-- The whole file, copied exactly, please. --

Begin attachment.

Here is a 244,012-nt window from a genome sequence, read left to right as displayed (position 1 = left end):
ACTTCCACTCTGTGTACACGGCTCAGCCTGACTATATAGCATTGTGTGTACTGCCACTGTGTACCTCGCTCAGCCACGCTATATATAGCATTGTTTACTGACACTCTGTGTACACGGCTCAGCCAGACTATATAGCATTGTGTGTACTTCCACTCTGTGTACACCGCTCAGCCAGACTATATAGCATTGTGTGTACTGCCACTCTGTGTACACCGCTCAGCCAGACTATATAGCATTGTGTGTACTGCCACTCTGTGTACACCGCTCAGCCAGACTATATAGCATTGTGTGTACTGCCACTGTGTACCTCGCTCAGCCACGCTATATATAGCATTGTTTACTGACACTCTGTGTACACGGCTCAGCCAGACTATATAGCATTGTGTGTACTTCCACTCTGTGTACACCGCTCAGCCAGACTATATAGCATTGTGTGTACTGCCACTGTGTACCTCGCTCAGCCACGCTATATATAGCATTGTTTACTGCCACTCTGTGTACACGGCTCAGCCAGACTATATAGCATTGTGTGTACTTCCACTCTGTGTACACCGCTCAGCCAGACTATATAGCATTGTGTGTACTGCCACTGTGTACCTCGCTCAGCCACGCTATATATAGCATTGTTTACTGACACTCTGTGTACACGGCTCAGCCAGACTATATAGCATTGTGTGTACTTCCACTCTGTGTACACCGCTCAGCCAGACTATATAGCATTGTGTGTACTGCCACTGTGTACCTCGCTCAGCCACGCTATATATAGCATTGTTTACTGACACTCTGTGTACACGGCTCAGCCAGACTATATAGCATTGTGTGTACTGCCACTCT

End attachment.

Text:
Here is a 244,012-nt window from a genome sequence, read left to right as displayed (position 1 = left end):
ACTTCCACTCTGTGTACACGGCTCAGCCTGACTATATAGCATTGTGTGTACTGCCACTGTGTACCTCGCTCAGCCACGCTATATATAGCATTGTTTACTGACACTCTGTGTACACGGCTCAGCCAGACTATATAGCATTGTGTGTACTTCCACTCTGTGTACACCGCTCAGCCAGACTATATAGCATTGTGTGTACTGCCACTCTGTGTACACCGCTCAGCCAGACTATATAGCATTGTGTGTACTGCCACTCTGTGTACACCGCTCAGCCAGACTATATAGCATTGTGTGTACTGCCACTGTGTACCTCGCTCAGCCACGCTATATATAGCATTGTTTACTGACACTCTGTGTACACGGCTCAGCCAGACTATATAGCATTGTGTGTACTTCCACTCTGTGTACACCGCTCAGCCAGACTATATAGCATTGTGTGTACTGCCACTGTGTACCTCGCTCAGCCACGCTATATATAGCATTGTTTACTGCCACTCTGTGTACACGGCTCAGCCAGACTATATAGCATTGTGTGTACTTCCACTCTGTGTACACCGCTCAGCCAGACTATATAGCATTGTGTGTACTGCCACTGTGTACCTCGCTCAGCCACGCTATATATAGCATTGTTTACTGACACTCTGTGTACACGGCTCAGCCAGACTATATAGCATTGTGTGTACTTCCACTCTGTGTACACCGCTCAGCCAGACTATATAGCATTGTGTGTACTGCCACTGTGTACCTCGCTCAGCCACGCTATATATAGCATTGTTTACTGACACTCTGTGTACACGGCTCAGCCAGACTATATAGCATTGTGTGTACTGCCACTCT